This article is part of our “How to Build Scotland’s Confidence” series. We hope the series will inspire the movement in 2023 and help answer how exactly we build our nation’s confidence.

IT feels like 2014 all over again. The pensions fear tactic has even been revived. Similar tabloid scares about the flight of capital, of corporate HQs, of the super-rich and of professionals have also resurfaced. Of course, the “Putin will be pleased” story is with us again as it was in 2014.

In the weeks before the referendum vote, we saw media scares based on dishonest comments by political figures and even by one former football commentator, including suggestions that pensions were at risk. This was only part of a wider fear tactic, later admitted to, and recognised as game-changing by the No campaign leader.

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Even in 2014, polling for the No campaign revealed that a significant majority of Scots liked the idea of full independence but, unfortunately, too many of those same voters were anxious about whether Scotland would do well enough economically to maintain public services and, of course, pensions.

This strategy remains effective because it plays not upon our rational thoughts, but upon our emotional responses to change and, for many, that means an irrational fear of any change resulting in voting tendencies to favour the status quo.

We know from repeated polls that younger voters (under 30) are strongly in favour of independence and older voters (over 60) are mostly opposed. It is only among the middle groups (30-59) that support is fairly even. We also know that this group consumes news primarily from newspapers, radio and TV broadcasts and as a result, are more likely to become anxious and depressed.

While anxiety is not confined to any one age group, older voters are more likely to have a higher degree of dependency on public services and there is little doubt that our understanding of risks is heavily dependent on the media messages that saturate our daily lives.

News editors select the stories to report from a wide range of possibilities. Some readers might remember the iconic line from the 1960s US TV series Naked City: “There are eight million stories in the naked city. This has been one of them.”

When the media outlet is a public service broadcaster or claims to be a quality, responsible, newspaper, that decision should not be made randomly or just based on a desire to shock and attract readers and play into the anxiety that plagues these older voters. Broadcasters and newspapers have a responsibility to provide their audiences with an accurate and representative picture of the world they live in, so that they can then make informed decisions about the risks and the opportunities they really face on a day-to-day basis – not rely on clickbait.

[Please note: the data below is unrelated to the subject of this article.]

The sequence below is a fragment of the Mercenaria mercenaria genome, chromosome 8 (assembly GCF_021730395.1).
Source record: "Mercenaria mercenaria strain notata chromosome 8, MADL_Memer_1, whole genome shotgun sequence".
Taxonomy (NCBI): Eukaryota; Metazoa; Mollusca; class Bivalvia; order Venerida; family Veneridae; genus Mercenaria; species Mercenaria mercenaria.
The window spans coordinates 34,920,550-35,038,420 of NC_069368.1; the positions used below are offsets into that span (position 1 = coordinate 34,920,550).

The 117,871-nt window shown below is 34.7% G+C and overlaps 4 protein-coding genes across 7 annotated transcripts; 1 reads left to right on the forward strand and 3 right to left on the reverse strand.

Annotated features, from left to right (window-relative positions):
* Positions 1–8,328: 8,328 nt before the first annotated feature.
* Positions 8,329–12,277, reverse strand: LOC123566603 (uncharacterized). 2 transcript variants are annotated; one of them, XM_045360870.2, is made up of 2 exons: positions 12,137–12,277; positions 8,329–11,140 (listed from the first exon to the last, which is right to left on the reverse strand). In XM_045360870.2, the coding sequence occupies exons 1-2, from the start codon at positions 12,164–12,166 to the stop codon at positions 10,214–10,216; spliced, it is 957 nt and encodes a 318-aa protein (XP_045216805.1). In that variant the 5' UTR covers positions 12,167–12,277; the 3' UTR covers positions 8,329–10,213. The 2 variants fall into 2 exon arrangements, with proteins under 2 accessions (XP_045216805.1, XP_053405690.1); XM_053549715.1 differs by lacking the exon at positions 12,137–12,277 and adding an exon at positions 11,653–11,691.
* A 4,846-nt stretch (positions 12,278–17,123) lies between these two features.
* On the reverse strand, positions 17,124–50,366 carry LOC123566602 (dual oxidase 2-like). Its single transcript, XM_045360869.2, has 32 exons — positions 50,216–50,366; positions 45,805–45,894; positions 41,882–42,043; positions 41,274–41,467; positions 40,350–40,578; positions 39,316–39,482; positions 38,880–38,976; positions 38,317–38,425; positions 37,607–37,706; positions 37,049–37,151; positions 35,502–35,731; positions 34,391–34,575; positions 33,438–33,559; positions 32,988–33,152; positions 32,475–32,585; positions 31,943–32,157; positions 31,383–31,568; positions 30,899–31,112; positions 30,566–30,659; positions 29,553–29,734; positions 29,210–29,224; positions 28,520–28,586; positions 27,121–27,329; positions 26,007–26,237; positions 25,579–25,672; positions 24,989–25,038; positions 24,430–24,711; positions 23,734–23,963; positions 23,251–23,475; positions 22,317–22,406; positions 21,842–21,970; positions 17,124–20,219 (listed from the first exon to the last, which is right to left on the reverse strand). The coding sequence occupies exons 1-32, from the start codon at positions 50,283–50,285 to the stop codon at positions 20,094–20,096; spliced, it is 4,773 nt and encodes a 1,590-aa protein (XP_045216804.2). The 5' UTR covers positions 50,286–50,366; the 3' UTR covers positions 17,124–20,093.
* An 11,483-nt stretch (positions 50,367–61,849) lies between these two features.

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But our media is failing us. Several online media monitors have pointed to a stronger tendency to report on anxiety-inducing failures in health, policing and other public services in the Scottish mainstream media than in those operating in the rest of the UK.

One key factor here is that, for example, a failure to meet hospital waiting times targets in Scottish media, especially in BBC Scotland broadcasts, will platform extended accusations from the three opposition parties, accusing the SNP of failure to manage the NHS effectively.

This politicising of health issues is largely absent from most media in the other three nations and there, failures will be attributed to the health trusts. The Scottish Health Secretary will commonly be the image of the failure and in the text, “accused” but his equivalents in the other three nations will rarely appear and, if they do so, their fleeting appearances will be only to blame the Scottish NHS.

A second factor is the selective reporting of success and failure in meeting targets. Waiting time targets of around 90% to 95% are typically seen as aspirational in other parts of the world but are treated as minimal in Scotland.

These are often ignored by media in the other three nations.

The National: NHS to do ‘all it can’ to cut wait times in town as backlog busting blueprint unveiled (Image: PA)

Where they have not been met, they are almost always reported as headline failures with associated calls for resignations. Where important targets are met in, for example, drug and alcohol treatment, IVF or immunisation, there is no coverage. A similar tendency can be seen in the reporting of crime where unreliable one-year increases in particular crimes will be headlined while dramatic long-term reductions will be ignored.

Third, there is the lack of context despite editors claiming to value these in guidelines. So, for example, better performance in A&E waiting times relative to the other three NHS areas, or lower crime rates, will not be mentioned. If they are, opposition politicians will be platformed to attack them as whataboutery, of no interest to patients or victims.

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These are, of course, not direct attacks on the notion of independence but because they are reported in a politicised manner, the party in government, the SNP and the wider Yes movement are associated by implication. All are undermined in the minds of the voters, and many made even more anxious by this distorted news reporting are drawn to reassurances of a comfortable continuity with an imagined past offered by the No campaign.

What can be done about this? The task is considerable but a combination of informed rebuttals and demands by Scottish government ministers to have these stories aired in full in primetime news broadcasts and on the front page, mass letter-writing to newspapers and mass complaints to editors by supporters of the cause, are at the very least needed.

Media has for so long been acting against us. It’s time to use it to our advantage.